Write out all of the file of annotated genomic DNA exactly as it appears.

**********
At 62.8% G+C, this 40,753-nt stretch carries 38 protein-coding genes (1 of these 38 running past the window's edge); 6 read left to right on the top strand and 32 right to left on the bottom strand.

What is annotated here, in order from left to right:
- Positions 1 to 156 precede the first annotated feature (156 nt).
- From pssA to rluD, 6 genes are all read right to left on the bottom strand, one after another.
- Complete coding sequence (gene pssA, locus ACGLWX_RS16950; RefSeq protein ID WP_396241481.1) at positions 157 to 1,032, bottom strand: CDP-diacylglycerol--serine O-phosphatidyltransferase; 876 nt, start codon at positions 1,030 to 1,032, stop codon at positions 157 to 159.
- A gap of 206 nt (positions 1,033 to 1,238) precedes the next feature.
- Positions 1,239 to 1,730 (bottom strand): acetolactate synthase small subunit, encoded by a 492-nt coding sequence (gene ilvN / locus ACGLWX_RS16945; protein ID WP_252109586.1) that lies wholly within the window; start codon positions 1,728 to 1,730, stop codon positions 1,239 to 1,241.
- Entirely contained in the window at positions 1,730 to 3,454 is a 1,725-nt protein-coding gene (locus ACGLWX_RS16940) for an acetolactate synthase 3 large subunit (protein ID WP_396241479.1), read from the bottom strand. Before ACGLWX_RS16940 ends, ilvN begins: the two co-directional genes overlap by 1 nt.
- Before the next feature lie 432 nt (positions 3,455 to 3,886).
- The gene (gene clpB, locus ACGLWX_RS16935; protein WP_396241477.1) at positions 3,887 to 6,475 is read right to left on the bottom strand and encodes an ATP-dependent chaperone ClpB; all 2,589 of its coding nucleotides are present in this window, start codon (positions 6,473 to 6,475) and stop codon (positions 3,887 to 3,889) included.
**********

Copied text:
At 62.8% G+C, this 40,753-nt stretch carries 38 protein-coding genes (1 of these 38 running past the window's edge); 6 read left to right on the top strand and 32 right to left on the bottom strand.

What is annotated here, in order from left to right:
- Positions 1 to 156 precede the first annotated feature (156 nt).
- From pssA to rluD, 6 genes are all read right to left on the bottom strand, one after another.
- Complete coding sequence (gene pssA, locus ACGLWX_RS16950; RefSeq protein ID WP_396241481.1) at positions 157 to 1,032, bottom strand: CDP-diacylglycerol--serine O-phosphatidyltransferase; 876 nt, start codon at positions 1,030 to 1,032, stop codon at positions 157 to 159.
- A gap of 206 nt (positions 1,033 to 1,238) precedes the next feature.
- Positions 1,239 to 1,730 (bottom strand): acetolactate synthase small subunit, encoded by a 492-nt coding sequence (gene ilvN / locus ACGLWX_RS16945; protein ID WP_252109586.1) that lies wholly within the window; start codon positions 1,728 to 1,730, stop codon positions 1,239 to 1,241.
- Entirely contained in the window at positions 1,730 to 3,454 is a 1,725-nt protein-coding gene (locus ACGLWX_RS16940) for an acetolactate synthase 3 large subunit (protein ID WP_396241479.1), read from the bottom strand. Before ACGLWX_RS16940 ends, ilvN begins: the two co-directional genes overlap by 1 nt.
- Before the next feature lie 432 nt (positions 3,455 to 3,886).
- The gene (gene clpB, locus ACGLWX_RS16935; protein WP_396241477.1) at positions 3,887 to 6,475 is read right to left on the bottom strand and encodes an ATP-dependent chaperone ClpB; all 2,589 of its coding nucleotides are present in this window, start codon (positions 6,473 to 6,475) and stop codon (positions 3,887 to 3,889) included.